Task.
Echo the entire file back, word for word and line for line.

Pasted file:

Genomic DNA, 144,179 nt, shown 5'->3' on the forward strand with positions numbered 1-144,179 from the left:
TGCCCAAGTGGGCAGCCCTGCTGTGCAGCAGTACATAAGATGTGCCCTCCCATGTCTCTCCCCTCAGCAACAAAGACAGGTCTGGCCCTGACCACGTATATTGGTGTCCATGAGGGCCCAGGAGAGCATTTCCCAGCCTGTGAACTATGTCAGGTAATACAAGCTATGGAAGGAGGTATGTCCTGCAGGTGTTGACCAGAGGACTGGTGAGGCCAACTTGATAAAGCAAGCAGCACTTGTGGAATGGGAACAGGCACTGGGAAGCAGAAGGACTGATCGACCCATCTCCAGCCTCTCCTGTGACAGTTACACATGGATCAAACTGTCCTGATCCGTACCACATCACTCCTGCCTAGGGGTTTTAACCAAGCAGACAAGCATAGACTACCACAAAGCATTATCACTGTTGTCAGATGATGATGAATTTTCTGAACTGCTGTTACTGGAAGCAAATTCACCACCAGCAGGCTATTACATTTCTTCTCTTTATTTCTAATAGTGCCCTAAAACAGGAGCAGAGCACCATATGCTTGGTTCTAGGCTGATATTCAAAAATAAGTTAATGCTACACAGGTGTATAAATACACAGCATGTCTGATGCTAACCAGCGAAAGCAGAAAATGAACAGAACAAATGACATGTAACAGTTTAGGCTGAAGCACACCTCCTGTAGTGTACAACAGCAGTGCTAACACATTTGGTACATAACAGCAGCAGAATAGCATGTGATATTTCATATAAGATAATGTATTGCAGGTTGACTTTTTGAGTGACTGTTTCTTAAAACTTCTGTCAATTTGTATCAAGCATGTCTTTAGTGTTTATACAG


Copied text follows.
Genomic DNA, 144,179 nt, shown 5'->3' on the forward strand with positions numbered 1-144,179 from the left:
TGCCCAAGTGGGCAGCCCTGCTGTGCAGCAGTACATAAGATGTGCCCTCCCATGTCTCTCCCCTCAGCAACAAAGACAGGTCTGGCCCTGACCACGTATATTGGTGTCCATGAGGGCCCAGGAGAGCATTTCCCAGCCTGTGAACTATGTCAGGTAATACAAGCTATGGAAGGAGGTATGTCCTGCAGGTGTTGACCAGAGGACTGGTGAGGCCAACTTGATAAAGCAAGCAGCACTTGTGGAATGGGAACAGGCACTGGGAAGCAGAAGGACTGATCGACCCATCTCCAGCCTCTCCTGTGACAGTTACACATGGATCAAACTGTCCTGATCCGTACCACATCACTCCTGCCTAGGGGTTTTAACCAAGCAGACAAGCATAGACTACCACAAAGCATTATCACTGTTGTCAGATGATGATGAATTTTCTGAACTGCTGTTACTGGAAGCAAATTCACCACCAGCAGGCTATTACATTTCTTCTCTTTATTTCTAATAGTGCCCTAAAACAGGAGCAGAGCACCATATGCTTGGTTCTAGGCTGATATTCAAAAATAAGTTAATGCTACACAGGTGTATAAATACACAGCATGTCTGATGCTAACCAGCGAAAGCAGAAAATGAACAGAACAAATGACATGTAACAGTTTAGGCTGAAGCACACCTCCTGTAGTGTACAACAGCAGTGCTAACACATTTGGTACATAACAGCAGCAGAATAGCATGTGATATTTCATATAAGATAATGTATTGCAGGTTGACTTTTTGAGTGACTGTTTCTTAAAACTTCTGTCAATTTGTATCAAGCATGTCTTTAGTGTTTATACAG